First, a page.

10,000 Maniacs: All The Everything Pt.1
Alright, here we go with the first post of my new, massive All The Everything series!
1985 – The Wishing Chair (CD)
Decent pop music, I can hear influence on a lot of Mint bands from about ten years ago. A lot of the music is either straight-up pop, or east coast-sounding celtic-y, or both. Of course, Natalie Merchant’s vocals are amazing, and there are a few stand-out songs, but it all starts to blend and sound the same after a while.
1988 – In My Tribe (CS)
More of the same perfect jangle pop, it’s sweet, infectious, listenable. Same as with The Wishing Chair, I can hear their influence on others throughout this one. Many strong messages in the lyrics, and good on ‘em. Singles Like The Weather and What’s The Matter Here are decent. Merchant puts some thought into the Beats with Hey Jack Kerouac, Michael Stipe joins on A Campfire Song, and there’s a cover of Cat Stevens’ Peace Train, which I’ve learned got removed from later releases as comments from Stevens (now Yusuf Islam) about the song made it seem to be in support of the fatwa on Salman Rushdie (for The Satanic Verses).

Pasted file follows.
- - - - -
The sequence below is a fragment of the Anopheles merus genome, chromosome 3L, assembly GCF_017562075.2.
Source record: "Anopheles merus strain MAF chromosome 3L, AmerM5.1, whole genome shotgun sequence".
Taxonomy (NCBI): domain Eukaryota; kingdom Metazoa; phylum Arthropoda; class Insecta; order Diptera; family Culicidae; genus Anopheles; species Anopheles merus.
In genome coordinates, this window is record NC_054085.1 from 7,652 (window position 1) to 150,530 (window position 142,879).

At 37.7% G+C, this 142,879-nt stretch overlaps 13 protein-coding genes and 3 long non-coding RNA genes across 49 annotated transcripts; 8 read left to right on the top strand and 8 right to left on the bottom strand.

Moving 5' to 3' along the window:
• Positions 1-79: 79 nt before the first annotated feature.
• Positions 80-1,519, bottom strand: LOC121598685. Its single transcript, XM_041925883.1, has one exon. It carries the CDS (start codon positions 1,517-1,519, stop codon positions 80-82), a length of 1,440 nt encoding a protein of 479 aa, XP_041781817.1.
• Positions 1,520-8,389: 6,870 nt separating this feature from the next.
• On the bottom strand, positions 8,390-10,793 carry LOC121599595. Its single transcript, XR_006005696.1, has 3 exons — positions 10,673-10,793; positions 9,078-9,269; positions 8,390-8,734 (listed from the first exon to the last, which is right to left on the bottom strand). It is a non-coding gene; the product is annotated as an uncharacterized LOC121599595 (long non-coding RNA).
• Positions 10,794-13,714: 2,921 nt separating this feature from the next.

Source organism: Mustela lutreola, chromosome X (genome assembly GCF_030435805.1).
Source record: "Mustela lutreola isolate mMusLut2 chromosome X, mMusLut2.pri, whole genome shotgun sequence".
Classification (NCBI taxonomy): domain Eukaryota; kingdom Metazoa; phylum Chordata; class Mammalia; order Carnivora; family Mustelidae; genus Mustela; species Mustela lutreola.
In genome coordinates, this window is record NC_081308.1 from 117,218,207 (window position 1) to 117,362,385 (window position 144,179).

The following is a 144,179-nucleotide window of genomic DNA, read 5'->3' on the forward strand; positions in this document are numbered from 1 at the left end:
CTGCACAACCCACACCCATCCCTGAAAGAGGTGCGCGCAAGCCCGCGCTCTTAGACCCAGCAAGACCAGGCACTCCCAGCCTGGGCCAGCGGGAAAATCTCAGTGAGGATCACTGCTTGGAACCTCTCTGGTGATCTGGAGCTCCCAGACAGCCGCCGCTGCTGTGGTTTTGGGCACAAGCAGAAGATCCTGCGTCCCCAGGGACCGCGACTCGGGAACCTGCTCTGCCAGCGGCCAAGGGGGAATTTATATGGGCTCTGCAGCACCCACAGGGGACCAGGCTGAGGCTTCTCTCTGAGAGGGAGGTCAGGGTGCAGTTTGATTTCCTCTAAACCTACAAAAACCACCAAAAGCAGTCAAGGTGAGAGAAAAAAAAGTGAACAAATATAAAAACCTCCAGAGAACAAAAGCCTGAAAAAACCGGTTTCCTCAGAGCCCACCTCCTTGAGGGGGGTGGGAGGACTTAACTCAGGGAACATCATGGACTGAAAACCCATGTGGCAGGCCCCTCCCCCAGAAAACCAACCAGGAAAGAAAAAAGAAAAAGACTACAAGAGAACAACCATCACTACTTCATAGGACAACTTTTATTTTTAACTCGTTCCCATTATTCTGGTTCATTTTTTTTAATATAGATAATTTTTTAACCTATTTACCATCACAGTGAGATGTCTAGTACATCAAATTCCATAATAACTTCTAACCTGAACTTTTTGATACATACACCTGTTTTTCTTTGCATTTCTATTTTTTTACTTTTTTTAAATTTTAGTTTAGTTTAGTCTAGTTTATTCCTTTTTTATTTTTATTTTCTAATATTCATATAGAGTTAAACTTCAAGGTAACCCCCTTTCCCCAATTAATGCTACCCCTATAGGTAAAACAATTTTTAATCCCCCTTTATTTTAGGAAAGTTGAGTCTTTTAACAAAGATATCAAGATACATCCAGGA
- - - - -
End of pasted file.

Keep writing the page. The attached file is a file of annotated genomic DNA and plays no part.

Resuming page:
1992 – Our Time In Eden (CD)
The last album they recorded before Natalie Merchant left for her solo career, this one feels way more mature, somehow more soulful (richer and smoother), less bouncy. Having huge tunes like These Are Days, Few And Far Between, and Candy Everybody Wants helps a bit, and adding Alfred “Pee Wee” Ellis, Maceo Parker and Fred Wesley to your musicians list is awesome. Of the three, I liked this one best.
Hit It Or Quit It:
About a year ago, I liked 2/3 of these a lot more. But I haven’t listened to them much since they followed me home, and I doubt I’ll play them much more now. Today, all three are Quit. There are many pretty songs, and I know they’re generally well-regarded, but of the three Our Time in Eden came closest to staying, and I still doubt I’ll return to it anytime soon. I’d probably be fine with a hits set (like Campfire Songs).